It was August 2020. Air travel was once again allowed – with a lot of safety features built-in – and after the busiest work period I have ever experienced I needed to get away. A friend of mine was working at a ranch in Idaho, so I decided to visit her. That’s how I found myself in Coeur d’Alene, Idaho, working during the day while she was giving riding lessons, and driving around the mountains in the evening.
Two things I learned on this trip:
- Even when the world shuts down, you can still find adventure.
- When driving an hour to a restaurant in a small mountain town to get a shake, call to verify the hours listed on Google are accurate. They might not be, and the owners of the restaurant might be inside watching you as they ignore your phone calls before they finally decide to answer.
But I digress.
Coeur d’Alene is a beautiful town in Northwestern Idaho. Many stars have vacation homes there and if you visit you will understand why. I loved sitting on the porch of the ranch house, watching the sky. It was so breathtaking. If you like to hike, I think this would be a place worth looking at, and I’ve heard it’s also great for water sports. I, however, can’t account for any of that because I was with people who were working pretty hard during the day so we drove around to see everything in the evening. Here are a few of the things we were able to do.
CITY BEACH & PANHANDLE CONE AND COFFEE
One of the first things we did was travel to Sandpoint, Idaho. We went to the City Beach to walk on one of the trails that go around the lake. There were signs to share some of the history of the area and plenty of places to hang out by the water.
We weren’t able to spend too much time there because we had Sophie with us and dogs are, apparently, allowed sometimes but not all the time. We left and decided to get ice cream, so we drove to Panhandle Cone and Coffee, where I tried a huckleberry flavor and it was delicious. We sat outside and a family sat nearby. We started chatting and learned that the wife had grown up in a communist country. She talked about her childhood and some of her fears about our country. I’ve thought about her frequently over the years and it was definitely a highlight of my time in Idaho.
THE BEST HUCKLEBERRY SHAKE ON I-90 BETWEEN BOSTON AND SEATTLE
Are you ready for a story? I don’t know how I found it, although I’m fairly certain I’m the one that heard about it. I know for a fact that I’m the one that was like, “We have to go, it’ll be an adventure!” And an adventure it was, but not exactly the kind I had in mind. In Wallace, Idaho there is a diner called the Red Light Garage. I wasn’t sure if I was going to name it, but apparently, I am, and I want someone to go there and try their huckleberry shake to let me know if it’s good. Just call ahead to make sure they’ll be open before you go.
I read up on the town and knew we HAD to visit Wallace and, while we were there, stop at the Red Light Garage to try “the best huckleberry shake on I-90 between Boston and Seattle.” All of the ranch activity was supposed to end at a certain time, we’d drive the hour to the diner, have about an hour to eat before they closed, and then we could tour the town.
That evening we arrived at the diner, walked up to the door… and it was closed. I double-checked Google to see the hours listed, and it was supposed to be open for another hour. I felt so bad for prompting the group to drive all that way after a long day only to find the restaurant closed.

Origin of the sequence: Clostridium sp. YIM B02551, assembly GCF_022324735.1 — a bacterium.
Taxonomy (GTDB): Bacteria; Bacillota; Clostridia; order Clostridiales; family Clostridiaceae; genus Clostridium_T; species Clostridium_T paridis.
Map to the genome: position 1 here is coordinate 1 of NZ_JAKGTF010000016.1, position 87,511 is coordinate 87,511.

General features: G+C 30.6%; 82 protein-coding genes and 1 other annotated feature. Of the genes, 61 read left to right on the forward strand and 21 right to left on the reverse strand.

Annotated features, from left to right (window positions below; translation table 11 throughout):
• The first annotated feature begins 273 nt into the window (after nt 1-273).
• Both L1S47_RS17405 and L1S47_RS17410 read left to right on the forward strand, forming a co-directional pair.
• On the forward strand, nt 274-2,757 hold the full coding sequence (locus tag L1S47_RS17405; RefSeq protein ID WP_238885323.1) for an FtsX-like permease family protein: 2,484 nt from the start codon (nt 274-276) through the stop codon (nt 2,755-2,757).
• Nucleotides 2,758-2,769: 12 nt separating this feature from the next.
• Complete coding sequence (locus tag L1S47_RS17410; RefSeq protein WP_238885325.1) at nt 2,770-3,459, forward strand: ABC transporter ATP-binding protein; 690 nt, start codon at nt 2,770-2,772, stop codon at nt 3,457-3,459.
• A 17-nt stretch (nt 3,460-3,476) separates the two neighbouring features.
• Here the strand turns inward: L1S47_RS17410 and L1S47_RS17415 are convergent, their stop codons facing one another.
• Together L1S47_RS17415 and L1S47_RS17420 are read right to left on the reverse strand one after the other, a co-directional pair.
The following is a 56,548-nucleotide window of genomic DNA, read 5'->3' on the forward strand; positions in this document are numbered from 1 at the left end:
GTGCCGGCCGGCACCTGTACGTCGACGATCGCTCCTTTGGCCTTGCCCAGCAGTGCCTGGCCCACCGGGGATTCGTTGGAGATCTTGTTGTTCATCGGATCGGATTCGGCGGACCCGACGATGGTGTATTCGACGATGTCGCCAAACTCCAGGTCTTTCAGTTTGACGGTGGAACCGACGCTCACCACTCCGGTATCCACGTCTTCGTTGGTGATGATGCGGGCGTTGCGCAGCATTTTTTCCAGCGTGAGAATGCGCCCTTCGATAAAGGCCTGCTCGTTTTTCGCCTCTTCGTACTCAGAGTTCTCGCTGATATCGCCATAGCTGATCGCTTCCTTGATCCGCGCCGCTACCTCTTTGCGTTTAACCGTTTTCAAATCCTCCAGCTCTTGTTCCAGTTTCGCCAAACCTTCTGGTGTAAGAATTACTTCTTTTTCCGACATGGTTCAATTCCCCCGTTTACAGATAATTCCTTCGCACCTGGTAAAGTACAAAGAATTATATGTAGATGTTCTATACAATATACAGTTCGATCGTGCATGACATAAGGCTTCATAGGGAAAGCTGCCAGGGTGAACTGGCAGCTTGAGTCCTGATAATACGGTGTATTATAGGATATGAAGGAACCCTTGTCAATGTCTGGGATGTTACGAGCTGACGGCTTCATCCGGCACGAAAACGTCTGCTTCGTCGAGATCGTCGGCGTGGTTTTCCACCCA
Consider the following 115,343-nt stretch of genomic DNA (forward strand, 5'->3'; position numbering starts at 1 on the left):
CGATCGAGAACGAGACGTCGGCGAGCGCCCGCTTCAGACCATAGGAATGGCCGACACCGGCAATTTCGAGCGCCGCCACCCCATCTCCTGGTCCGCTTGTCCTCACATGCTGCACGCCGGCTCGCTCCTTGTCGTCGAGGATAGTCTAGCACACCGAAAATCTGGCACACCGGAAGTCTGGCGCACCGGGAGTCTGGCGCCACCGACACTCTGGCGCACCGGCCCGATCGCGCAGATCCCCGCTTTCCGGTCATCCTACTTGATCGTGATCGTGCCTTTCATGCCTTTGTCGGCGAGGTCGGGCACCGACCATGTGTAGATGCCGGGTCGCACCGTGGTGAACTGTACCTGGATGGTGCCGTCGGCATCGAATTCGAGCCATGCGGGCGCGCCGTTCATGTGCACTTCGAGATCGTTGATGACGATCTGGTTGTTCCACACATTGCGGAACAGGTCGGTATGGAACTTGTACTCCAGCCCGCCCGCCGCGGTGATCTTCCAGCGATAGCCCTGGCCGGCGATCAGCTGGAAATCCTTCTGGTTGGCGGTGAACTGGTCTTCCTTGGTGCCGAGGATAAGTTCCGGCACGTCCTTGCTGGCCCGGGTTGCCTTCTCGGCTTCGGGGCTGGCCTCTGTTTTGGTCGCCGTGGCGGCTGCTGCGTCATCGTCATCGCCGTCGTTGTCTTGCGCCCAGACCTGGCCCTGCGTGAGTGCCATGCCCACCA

But. Someone saw movement inside. So we called and could hear the phone ring. Called again. Finally, they answered to confirm that they were, indeed, closed. I don’t know if this was special due to it being 2020 or if this is generally how it operates, but their closing time varies based on if they had people to work, if they wanted to stay open, etc.
So. If you ever find yourself near Wallace, Idaho, call the Red Light Garage to see if they’re open and if they are, try their huckleberry shake. Let me know if it’s good.
We walked around the block and determined that there wasn’t a lot that was going on anymore, so we got back on I-90 to head home. On our way, we stopped at a gas station that also had an ice cream parlor. I don’t remember what it was called because I did not do a good job of documenting this trip or taking pictures of places we went to, but I do know it was next to this abandoned (I’m assuming) building called the King’s Inn, that had this little strange walkout with no stairs. (There was a truck parked right in front of it so the awkward crop of the photo was to cut out identifying license plates.) We got this huckleberry shake, which was delicious.
We also stopped at the Snake Pit Bar & Grill for dinner. The Snake Pit boasts a long history of over 135 hours and has been a bar, hotel, and “house of ill-repute”, among other businesses, I believe. Now, if you want good food from a historic establishment, check out the Snake Pit. I don’t remember what I got to eat, but I did get a huckleberry cocktail, and it was delicious.
Our time in Couer d’Alene was mostly spent at the ranch or driving. So, here are some of the driving views.
And here are the ranch views.
And that was my trip to Coeur d’Alene, Idaho. I can’t really tell you where to go or what to do or where to stay, but I can say that it was absolutely beautiful and the getaway I needed during 2020. But that’s also the nature of travels with this particular friend.
Have you been to Couer d’Alene, Idaho? If so, can you provide information that’s actually useful? 😂